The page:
Irish Channel residents say they’re exposed to “toxic fumes” from a chemical plant in the Westbank

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HARVEY, La. — Luke Auld-Thomas has lived in the Irish Channel for several years, he says he loves his  neighborhood, but is concerned for his health.

“I want to stop having to worry when I open my door in the morning if I’m going to be blasted in the face with carcinogenic compounds, emanating from a large facility across the river that has no business being in the center of the state’s largest population,” said Auld-Thomas.

Auld-Thomas is talking about BWC Harvey, a bulk liquid storage and transportation facility located across the Mississippi River.

Auld-Thomas and other members of JOIN (Jefferson, Orleans and Irish Channel Neighbors) for Clean Air Coalition came together to create an investigative report of the emissions coming from the Westbank.

“We are trying to resolve this for all of these people, like tens of thousands of residents are here on the Westbank, and on the east bank, and they don’t feel they have a voice,” said Corine De Zeeuw, member of JOIN for Clean Air.

The report says that since 2018, the Louisiana Department of Environmental Quality has identified BWC Harvey as a potential source of at least 850 toxic odor complaints, representing more than 150 households.

The report also states that these complaints began to surge in November 2019, five months after BWC Harvey secured an LDEQ permit approval for major expansion.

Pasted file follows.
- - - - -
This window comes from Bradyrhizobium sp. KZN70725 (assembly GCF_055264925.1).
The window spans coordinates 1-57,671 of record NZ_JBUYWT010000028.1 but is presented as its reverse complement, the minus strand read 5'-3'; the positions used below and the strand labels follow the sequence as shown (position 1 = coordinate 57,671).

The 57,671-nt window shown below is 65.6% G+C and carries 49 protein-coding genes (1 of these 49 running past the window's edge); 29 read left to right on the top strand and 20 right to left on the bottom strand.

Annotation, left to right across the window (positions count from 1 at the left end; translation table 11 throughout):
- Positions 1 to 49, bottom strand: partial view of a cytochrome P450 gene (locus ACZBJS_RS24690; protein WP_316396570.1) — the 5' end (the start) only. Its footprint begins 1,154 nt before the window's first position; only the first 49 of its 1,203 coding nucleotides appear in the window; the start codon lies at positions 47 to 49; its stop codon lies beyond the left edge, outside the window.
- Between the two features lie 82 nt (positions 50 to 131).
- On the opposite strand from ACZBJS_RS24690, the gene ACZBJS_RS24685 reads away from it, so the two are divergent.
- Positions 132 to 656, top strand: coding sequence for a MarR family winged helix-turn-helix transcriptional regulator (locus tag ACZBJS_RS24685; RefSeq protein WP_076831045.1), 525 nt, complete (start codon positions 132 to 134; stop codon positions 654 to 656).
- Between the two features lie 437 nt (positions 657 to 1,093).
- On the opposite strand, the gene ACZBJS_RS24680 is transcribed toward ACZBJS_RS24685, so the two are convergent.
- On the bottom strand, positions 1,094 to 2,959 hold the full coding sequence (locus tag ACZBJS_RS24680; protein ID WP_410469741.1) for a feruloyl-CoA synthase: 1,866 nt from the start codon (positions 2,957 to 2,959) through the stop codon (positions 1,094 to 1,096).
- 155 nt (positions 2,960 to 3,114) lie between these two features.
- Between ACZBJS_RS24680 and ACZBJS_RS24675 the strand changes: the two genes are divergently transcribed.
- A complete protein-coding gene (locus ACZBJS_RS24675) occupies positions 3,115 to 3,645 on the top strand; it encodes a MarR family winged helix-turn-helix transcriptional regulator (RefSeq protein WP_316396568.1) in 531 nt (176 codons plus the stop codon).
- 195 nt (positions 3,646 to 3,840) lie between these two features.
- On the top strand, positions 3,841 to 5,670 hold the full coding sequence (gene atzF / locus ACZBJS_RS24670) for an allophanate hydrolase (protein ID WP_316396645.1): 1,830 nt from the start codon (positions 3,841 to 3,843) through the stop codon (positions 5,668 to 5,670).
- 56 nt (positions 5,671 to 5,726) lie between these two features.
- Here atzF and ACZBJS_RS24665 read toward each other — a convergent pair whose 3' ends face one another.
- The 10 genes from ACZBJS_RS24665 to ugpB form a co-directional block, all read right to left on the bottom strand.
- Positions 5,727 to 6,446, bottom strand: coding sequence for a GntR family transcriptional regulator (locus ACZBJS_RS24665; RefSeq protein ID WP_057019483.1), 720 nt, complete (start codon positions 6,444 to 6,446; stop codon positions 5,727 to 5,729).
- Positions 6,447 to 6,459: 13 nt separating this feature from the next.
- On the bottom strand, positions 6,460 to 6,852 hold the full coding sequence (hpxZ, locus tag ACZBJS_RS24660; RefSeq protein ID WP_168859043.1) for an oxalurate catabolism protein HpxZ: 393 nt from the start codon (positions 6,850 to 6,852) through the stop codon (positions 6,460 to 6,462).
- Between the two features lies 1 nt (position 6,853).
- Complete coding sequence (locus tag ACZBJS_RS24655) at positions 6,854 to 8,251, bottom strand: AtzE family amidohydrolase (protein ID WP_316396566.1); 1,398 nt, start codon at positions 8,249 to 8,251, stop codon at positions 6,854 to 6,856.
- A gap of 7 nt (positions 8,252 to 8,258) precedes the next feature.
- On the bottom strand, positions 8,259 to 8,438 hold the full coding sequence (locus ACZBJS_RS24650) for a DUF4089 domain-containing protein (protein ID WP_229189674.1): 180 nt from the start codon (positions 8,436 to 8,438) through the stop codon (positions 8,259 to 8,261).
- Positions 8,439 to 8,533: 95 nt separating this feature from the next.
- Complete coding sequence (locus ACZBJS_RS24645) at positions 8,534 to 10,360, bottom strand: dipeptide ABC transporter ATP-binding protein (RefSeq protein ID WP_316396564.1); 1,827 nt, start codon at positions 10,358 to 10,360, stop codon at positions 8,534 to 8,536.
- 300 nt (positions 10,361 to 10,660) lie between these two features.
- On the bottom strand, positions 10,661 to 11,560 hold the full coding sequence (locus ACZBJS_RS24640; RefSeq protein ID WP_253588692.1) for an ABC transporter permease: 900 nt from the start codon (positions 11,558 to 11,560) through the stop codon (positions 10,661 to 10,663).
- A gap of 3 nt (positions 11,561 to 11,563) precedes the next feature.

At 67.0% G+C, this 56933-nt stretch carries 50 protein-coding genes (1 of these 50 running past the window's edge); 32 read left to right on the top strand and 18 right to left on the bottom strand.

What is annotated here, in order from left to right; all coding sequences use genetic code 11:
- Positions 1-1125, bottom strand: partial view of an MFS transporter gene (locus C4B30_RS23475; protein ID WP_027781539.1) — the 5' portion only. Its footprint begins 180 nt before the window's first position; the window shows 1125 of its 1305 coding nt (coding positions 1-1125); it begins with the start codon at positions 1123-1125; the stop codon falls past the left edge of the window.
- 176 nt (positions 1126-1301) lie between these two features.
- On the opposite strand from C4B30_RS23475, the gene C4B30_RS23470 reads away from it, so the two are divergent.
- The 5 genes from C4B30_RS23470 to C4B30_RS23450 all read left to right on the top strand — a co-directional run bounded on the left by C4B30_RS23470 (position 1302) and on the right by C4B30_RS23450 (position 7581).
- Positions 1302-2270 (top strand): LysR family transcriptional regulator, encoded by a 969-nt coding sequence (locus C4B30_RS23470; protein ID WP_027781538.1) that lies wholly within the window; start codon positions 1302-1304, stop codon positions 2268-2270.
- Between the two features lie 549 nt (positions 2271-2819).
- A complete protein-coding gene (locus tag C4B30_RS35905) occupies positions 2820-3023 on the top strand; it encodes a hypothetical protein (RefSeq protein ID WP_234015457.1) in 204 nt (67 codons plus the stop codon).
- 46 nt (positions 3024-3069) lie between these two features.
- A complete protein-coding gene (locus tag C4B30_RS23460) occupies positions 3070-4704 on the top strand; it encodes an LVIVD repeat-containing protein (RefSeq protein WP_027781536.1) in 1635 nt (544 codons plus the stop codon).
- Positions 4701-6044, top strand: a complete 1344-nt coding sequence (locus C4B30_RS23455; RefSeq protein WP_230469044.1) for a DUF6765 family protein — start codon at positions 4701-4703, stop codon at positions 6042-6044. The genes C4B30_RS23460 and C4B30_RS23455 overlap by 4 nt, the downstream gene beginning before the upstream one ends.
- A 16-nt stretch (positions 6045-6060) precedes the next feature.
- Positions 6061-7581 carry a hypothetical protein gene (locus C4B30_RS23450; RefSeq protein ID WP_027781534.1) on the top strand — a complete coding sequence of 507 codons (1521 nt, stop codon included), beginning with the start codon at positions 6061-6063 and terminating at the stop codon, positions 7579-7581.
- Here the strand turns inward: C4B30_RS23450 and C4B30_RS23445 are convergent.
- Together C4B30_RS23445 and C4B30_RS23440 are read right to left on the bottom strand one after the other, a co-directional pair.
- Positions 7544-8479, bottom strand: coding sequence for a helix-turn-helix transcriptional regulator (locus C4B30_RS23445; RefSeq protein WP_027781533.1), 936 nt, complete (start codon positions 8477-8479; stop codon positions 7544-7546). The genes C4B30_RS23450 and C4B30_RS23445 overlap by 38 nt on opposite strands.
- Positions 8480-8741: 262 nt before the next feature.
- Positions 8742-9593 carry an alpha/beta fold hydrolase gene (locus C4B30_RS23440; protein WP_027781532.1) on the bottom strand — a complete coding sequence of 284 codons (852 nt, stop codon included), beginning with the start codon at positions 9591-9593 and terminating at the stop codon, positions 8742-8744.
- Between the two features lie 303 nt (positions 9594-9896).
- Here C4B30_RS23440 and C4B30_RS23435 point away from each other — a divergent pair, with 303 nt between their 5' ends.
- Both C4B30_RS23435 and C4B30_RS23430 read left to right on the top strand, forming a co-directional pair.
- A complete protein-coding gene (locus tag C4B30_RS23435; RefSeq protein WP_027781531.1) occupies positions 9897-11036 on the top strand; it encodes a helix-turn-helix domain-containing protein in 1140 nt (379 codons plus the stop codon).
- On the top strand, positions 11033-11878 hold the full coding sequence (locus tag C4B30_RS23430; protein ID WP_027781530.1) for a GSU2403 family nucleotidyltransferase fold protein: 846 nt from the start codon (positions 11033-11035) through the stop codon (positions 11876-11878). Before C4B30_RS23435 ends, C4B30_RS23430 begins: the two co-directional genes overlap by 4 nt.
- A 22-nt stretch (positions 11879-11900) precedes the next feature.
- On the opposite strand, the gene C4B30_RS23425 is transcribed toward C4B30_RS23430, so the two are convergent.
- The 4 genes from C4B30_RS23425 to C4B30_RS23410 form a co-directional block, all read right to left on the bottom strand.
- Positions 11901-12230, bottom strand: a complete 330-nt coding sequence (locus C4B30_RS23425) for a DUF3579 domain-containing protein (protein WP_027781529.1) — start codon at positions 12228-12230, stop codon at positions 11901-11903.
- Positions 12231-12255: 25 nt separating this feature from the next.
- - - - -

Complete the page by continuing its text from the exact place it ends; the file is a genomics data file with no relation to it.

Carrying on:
BWC says they are neither a primary or sole source of the odors and fumes.

In this graph provided by BWC, their operations are in yellow. They are one of five facilities within a two mile radius of the Irish Channel, all with similar operations.

BWC provided us with a statement that reads in part:

BWC Harvey Terminal has operated safely and without environmental irregularities since its start-up in early 2015.  The insinuation that BWC Harvey Terminal is either a primary or sole source of odors on the East Bank of Orleans Parish has no basis.  The claims are directly refuted by both the terminal’s track record of safe and environmentally sound operations and the June 2021 Irish Channel Odors Investigation report by the Louisiana Department of Environmental Quality (LDEQ).”

JOIN for Clean Air provided this graph that shows where the odor complaints are coming from. Approximately 75,000 people live inside of the red boundary, 15,000 of them are children. The areas with the light coloring is where a majority of these complaints are coming from.

Last week, the New Orleans City Council passed a resolution asking the EPA and Governor John Bel Edwards to suspend BWC Harvey’s pollution permit for review.

LDEQ also provided us with a statement that reads:

Although the BWC Blackwater, LLC Harvey facility is properly permitted, the LDEQ has responded to all odor complaints in the Irish Channel. The LDEQ has actively investigated all potential sources of odors that might impact these areas.

LDEQ has been communicating with EPA regarding the residents’ concerns and that we are also working with EPA to make sure that the facility is in compliance. LDEQ is in contact with citizens in the Irish Channel area and the agency will continue to investigate all complaints.

 In addition, the LDEQ is in the process of siting an air monitoring station in the Irish Channel in an effort to address the citizens’ concerns. The results of the investigations, as well as information on the monitor, are detailed in the attached report. The LDEQ asks that this statement and the attached report be in the placed into the record associated with Draft Resolution No. R-21-239.”

For a look at JOIN for Clean Air’s full report, click here.

For a look at LDEQ’s June report, click here.

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